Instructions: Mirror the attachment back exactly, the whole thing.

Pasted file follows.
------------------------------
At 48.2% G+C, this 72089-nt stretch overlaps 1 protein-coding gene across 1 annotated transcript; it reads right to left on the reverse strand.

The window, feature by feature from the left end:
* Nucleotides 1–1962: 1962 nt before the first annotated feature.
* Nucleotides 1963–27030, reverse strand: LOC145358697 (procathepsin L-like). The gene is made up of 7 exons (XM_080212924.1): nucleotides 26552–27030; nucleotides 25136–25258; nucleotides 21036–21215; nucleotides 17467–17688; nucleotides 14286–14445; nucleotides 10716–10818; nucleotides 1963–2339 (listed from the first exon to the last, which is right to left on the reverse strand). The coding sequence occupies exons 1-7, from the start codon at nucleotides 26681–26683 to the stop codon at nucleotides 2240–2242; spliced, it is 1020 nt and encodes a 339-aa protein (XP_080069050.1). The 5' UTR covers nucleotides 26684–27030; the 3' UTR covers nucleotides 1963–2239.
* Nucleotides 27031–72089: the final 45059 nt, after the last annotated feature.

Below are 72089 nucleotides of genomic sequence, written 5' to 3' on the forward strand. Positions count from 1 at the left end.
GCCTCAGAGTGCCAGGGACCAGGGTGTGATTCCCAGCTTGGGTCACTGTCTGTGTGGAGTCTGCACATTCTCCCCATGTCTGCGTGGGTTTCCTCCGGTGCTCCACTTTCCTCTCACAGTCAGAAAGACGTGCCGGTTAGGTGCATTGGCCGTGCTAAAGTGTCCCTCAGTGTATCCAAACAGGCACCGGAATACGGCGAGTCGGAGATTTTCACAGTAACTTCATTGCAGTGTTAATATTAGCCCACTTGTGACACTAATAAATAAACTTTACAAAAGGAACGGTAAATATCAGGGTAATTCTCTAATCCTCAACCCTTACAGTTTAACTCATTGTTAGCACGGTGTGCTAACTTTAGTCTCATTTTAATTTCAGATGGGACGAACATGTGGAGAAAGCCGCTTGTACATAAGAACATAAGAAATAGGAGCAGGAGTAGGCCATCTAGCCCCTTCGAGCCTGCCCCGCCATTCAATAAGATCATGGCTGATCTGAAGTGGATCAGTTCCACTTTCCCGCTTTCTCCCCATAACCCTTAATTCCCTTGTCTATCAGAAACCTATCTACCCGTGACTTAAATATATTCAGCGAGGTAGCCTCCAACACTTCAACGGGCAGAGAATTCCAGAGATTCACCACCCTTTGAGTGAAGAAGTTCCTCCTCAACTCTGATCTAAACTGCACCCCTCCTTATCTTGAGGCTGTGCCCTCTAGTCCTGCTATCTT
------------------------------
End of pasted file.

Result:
At 48.2% G+C, this 72089-nt stretch overlaps 1 protein-coding gene across 1 annotated transcript; it reads right to left on the reverse strand.

The window, feature by feature from the left end:
* Nucleotides 1–1962: 1962 nt before the first annotated feature.
* Nucleotides 1963–27030, reverse strand: LOC145358697 (procathepsin L-like). The gene is made up of 7 exons (XM_080212924.1): nucleotides 26552–27030; nucleotides 25136–25258; nucleotides 21036–21215; nucleotides 17467–17688; nucleotides 14286–14445; nucleotides 10716–10818; nucleotides 1963–2339 (listed from the first exon to the last, which is right to left on the reverse strand). The coding sequence occupies exons 1-7, from the start codon at nucleotides 26681–26683 to the stop codon at nucleotides 2240–2242; spliced, it is 1020 nt and encodes a 339-aa protein (XP_080069050.1). The 5' UTR covers nucleotides 26684–27030; the 3' UTR covers nucleotides 1963–2239.
* Nucleotides 27031–72089: the final 45059 nt, after the last annotated feature.

Below are 72089 nucleotides of genomic sequence, written 5' to 3' on the forward strand. Positions count from 1 at the left end.
GCCTCAGAGTGCCAGGGACCAGGGTGTGATTCCCAGCTTGGGTCACTGTCTGTGTGGAGTCTGCACATTCTCCCCATGTCTGCGTGGGTTTCCTCCGGTGCTCCACTTTCCTCTCACAGTCAGAAAGACGTGCCGGTTAGGTGCATTGGCCGTGCTAAAGTGTCCCTCAGTGTATCCAAACAGGCACCGGAATACGGCGAGTCGGAGATTTTCACAGTAACTTCATTGCAGTGTTAATATTAGCCCACTTGTGACACTAATAAATAAACTTTACAAAAGGAACGGTAAATATCAGGGTAATTCTCTAATCCTCAACCCTTACAGTTTAACTCATTGTTAGCACGGTGTGCTAACTTTAGTCTCATTTTAATTTCAGATGGGACGAACATGTGGAGAAAGCCGCTTGTACATAAGAACATAAGAAATAGGAGCAGGAGTAGGCCATCTAGCCCCTTCGAGCCTGCCCCGCCATTCAATAAGATCATGGCTGATCTGAAGTGGATCAGTTCCACTTTCCCGCTTTCTCCCCATAACCCTTAATTCCCTTGTCTATCAGAAACCTATCTACCCGTGACTTAAATATATTCAGCGAGGTAGCCTCCAACACTTCAACGGGCAGAGAATTCCAGAGATTCACCACCCTTTGAGTGAAGAAGTTCCTCCTCAACTCTGATCTAAACTGCACCCCTCCTTATCTTGAGGCTGTGCCCTCTAGTCCTGCTATCTT